Folate is a generic term for a naturally occurring family of B-group vitamins composed of an aromatic pteridine ring linked to p
-aminobenzoic acid and a glutamate residue (Shane, 1995
). Following absorption in the small intestine dietary food folates undergo hydrolysis to methyltetrahydrofolate (methylTHF), the predominant form of folate in plasma (Shane, 1995
). Folic acid also undergoes conversion to methylTHF, but this process becomes saturated at doses of ~270μ
g and at higher levels folic acid is transported directly into the plasma (Sweeney et al, 2007
). Hence, daily ingestion of 400μ
g, a dose commonly used in supplements, produces a sustained level of plasma folic acid.
Cellular folates act as donors and acceptors of methyl groups in the biosynthesis of nucleotide precursors used for DNA synthesis, and provision of methyl groups for methylation of DNA, RNA, and proteins (; Shane, 1995
). These important cellular processes lie at opposite ends of folate metabolism linked by methylenetetrahydrofolate reductase (MTHFR) which catalyses the irreversible conversion of 5,10-methyleneTHF to 5-methylTHF. The MTHFR substrate, 5,10-methyleneTHF, is also a substrate for the thymidylate synthase (TS) enzyme in the methylation of deoxyuridine monophosphate (dUMP) to deoxythymidine monophosphate (dTMP), which is the sole de novo
source of thymidine and the rate limiting step in DNA synthesis in mammalian cells (Choi and Mason, 2002
). 5,10-methyleneTHF is also used in the production of formylTHF, which is in turn used in de novo
purine synthesis. The MTHFR product, 5-methylTHF, is the methyl group donor for the remethylation of homocysteine to methionine catalysed by the enzyme methionine synthase (MTR). Methionine is adenylated to form S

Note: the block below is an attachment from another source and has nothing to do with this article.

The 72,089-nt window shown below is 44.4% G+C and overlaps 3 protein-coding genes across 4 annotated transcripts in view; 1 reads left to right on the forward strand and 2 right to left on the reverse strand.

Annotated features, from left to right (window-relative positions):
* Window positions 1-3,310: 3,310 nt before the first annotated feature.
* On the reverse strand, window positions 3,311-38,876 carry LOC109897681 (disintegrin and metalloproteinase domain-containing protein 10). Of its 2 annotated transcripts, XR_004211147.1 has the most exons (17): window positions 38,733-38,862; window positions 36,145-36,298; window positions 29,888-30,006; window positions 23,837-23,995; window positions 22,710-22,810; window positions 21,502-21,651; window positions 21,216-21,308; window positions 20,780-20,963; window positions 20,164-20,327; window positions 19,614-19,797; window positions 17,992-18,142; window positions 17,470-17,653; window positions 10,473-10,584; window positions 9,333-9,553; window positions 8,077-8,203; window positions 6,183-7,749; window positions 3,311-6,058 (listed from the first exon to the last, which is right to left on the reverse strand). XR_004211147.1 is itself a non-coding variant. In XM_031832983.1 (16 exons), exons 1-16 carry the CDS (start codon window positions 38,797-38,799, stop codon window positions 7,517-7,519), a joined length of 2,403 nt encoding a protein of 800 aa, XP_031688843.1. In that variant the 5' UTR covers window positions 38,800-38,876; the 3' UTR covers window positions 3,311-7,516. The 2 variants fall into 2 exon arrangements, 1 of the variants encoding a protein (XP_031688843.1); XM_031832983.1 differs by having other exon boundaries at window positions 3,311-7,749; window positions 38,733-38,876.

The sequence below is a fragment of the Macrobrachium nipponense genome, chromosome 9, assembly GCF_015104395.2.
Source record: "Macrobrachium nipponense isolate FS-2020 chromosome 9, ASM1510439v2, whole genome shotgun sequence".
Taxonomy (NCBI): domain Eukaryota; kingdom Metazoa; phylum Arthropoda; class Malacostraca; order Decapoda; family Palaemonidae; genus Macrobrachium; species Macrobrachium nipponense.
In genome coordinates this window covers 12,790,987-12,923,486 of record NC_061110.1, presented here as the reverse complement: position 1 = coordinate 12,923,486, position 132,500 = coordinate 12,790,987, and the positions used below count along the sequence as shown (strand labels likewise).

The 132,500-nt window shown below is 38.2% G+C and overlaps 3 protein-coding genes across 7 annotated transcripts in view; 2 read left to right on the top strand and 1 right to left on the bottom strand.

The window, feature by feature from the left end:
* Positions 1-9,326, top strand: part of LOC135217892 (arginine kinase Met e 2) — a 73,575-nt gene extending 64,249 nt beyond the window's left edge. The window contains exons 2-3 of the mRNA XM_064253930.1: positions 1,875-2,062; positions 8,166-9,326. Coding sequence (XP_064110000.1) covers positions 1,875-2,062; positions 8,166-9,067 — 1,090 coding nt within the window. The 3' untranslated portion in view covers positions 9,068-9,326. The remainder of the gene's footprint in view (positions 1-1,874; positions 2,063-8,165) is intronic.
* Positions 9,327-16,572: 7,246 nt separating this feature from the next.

-adenosylmethionine (SAM), which is the methyl group donor in methylation reactions, whereas SAM inhibits the MTHFR enzyme providing a negative feedback control loop.
Figure 1 Schematic representation of folate metabolism illustrating the entry of natural folates and folic acid into the pathway, and flow of methyl groups towards either DNA synthesis or DNA methylation. RFC, reduced folate carrier; hFR, human folate receptor; (more ...)
Variation in the distribution of methyl groups through altered folate metabolism impacts on both DNA methylation and DNA synthesis, two crucial cellular processes in relation to neoplastic transformation (Choi and Mason, 2002
). Methylation of the cytosine residues of cytosine–guanine dinucleotide pairs is an important epigenetic determinant of gene expression and also has a role in maintaining DNA stability. Hypermethylation of gene promoter regions results in loss of tumour suppressor gene function, whereas reduced ‘global' methylation results in chromosomal instability and an increase in mutational events (Eden et al, 2003
). Long-term dietary folate deficiency in humans results in global DNA hypomethylation in lymphocytes, which is reversible on repletion of folate status (Jacob et al, 1998
). Paradoxically studies in rodents have shown promoter-specific hypermethylation increases in response to folate deficiency (Pogribny et al, 1997
). Through a reduction in the availability of methyl groups for methylation of homocysteine to methionine, folate deficiency leads to a rise in homocysteine levels which in turn results in raised levels of S
-adenosylhomocysteine (SAH). S
-adenosylhomocysteine is an inhibitor of methylation reactions, and this is thought to underlie the reduced global DNA methylation observed in individuals with low folate status.
Reduced deoxythymidylate synthesis leading to uracil misincorporation during DNA synthesis provides a second mechanism through which folate deficiency can disrupt DNA integrity and promote carcinogenesis. Removal of a uracil base involves creation of a single-strand DNA break, and where two adjacent uracil bases lie on opposite strands a double-strand DNA break will occur which are difficult to repair and are associated with an increased cancer risk (McKinnon and Caldecott, 2007
). Increased DNA uracil content and chromosomal breaks occur in folate-deficient humans, and both can be reversed by restoration of adequate folate status (Blount et al, 1997
The understanding that folate metabolism can reciprocally influence both DNA synthesis and methylation has made environmental and genetic variants that impact on this pathway attractive candidates as cancer susceptibility factors. These include dietary intakes of folate and folic acid, and functional polymorphisms in the genes coding for folate metabolism enzymes.